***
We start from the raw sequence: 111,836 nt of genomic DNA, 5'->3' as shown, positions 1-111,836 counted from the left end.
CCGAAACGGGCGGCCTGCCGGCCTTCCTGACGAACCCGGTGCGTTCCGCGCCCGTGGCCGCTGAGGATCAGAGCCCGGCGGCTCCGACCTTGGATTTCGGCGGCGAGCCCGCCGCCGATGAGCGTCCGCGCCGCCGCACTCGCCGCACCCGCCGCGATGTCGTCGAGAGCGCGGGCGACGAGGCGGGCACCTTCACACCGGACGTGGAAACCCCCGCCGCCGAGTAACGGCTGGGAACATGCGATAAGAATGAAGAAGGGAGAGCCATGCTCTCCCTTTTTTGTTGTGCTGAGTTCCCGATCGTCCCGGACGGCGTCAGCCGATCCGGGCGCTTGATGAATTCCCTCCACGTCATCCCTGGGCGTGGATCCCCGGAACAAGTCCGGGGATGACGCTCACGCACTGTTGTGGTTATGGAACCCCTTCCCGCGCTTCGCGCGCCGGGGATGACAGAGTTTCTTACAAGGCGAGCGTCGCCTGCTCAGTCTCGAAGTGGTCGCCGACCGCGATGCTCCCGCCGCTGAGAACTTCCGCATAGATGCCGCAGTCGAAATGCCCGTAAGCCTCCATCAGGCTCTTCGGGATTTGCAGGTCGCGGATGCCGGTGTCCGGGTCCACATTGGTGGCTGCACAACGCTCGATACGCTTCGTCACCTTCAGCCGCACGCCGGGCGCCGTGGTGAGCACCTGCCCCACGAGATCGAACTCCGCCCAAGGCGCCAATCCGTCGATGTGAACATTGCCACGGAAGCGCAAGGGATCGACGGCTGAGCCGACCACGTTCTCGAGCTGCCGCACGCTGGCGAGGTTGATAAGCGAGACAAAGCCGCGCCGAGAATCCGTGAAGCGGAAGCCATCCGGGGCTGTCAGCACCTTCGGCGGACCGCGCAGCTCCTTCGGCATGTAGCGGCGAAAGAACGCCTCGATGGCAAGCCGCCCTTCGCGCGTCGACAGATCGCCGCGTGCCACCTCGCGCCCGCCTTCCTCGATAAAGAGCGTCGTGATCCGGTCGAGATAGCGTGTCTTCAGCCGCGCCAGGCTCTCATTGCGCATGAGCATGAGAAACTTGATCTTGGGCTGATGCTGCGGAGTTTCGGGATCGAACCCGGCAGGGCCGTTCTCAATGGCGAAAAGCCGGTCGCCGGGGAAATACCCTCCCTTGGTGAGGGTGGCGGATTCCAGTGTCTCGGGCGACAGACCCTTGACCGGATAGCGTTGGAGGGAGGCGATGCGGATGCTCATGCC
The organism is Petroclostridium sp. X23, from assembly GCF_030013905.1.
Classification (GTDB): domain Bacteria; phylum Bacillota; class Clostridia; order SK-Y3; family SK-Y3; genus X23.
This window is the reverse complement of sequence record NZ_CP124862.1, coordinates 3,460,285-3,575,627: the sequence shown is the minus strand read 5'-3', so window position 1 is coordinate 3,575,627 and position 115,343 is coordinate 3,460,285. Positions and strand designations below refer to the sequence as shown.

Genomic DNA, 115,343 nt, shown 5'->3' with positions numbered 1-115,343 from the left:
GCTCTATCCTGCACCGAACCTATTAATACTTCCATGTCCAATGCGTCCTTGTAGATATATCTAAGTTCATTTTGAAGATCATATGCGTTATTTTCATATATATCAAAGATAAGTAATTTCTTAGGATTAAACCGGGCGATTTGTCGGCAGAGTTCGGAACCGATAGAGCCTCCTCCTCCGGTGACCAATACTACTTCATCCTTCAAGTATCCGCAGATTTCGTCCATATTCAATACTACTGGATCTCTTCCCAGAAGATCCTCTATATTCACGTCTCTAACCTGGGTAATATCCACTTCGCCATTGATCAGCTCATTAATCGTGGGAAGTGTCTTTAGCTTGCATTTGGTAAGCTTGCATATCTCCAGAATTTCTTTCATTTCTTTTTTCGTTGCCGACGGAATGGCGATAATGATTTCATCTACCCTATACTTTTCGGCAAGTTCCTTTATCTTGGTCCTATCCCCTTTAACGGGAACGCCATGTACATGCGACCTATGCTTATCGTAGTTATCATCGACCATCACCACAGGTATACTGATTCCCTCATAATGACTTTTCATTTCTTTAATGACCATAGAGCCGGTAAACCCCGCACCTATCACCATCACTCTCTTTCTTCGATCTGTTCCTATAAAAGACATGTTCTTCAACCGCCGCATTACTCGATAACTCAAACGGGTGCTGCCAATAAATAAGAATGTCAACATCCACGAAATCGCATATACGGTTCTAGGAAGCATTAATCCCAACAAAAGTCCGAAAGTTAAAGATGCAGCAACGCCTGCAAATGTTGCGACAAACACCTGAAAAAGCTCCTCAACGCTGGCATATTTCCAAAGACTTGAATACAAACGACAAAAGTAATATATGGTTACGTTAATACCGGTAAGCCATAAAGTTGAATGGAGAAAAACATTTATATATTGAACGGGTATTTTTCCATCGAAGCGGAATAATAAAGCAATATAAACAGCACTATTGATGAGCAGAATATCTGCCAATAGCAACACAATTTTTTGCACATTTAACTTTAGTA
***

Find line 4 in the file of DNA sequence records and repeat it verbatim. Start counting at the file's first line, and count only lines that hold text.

Classification (GTDB): domain Bacteria; phylum Bacillota; class Clostridia; order SK-Y3; family SK-Y3; genus X23.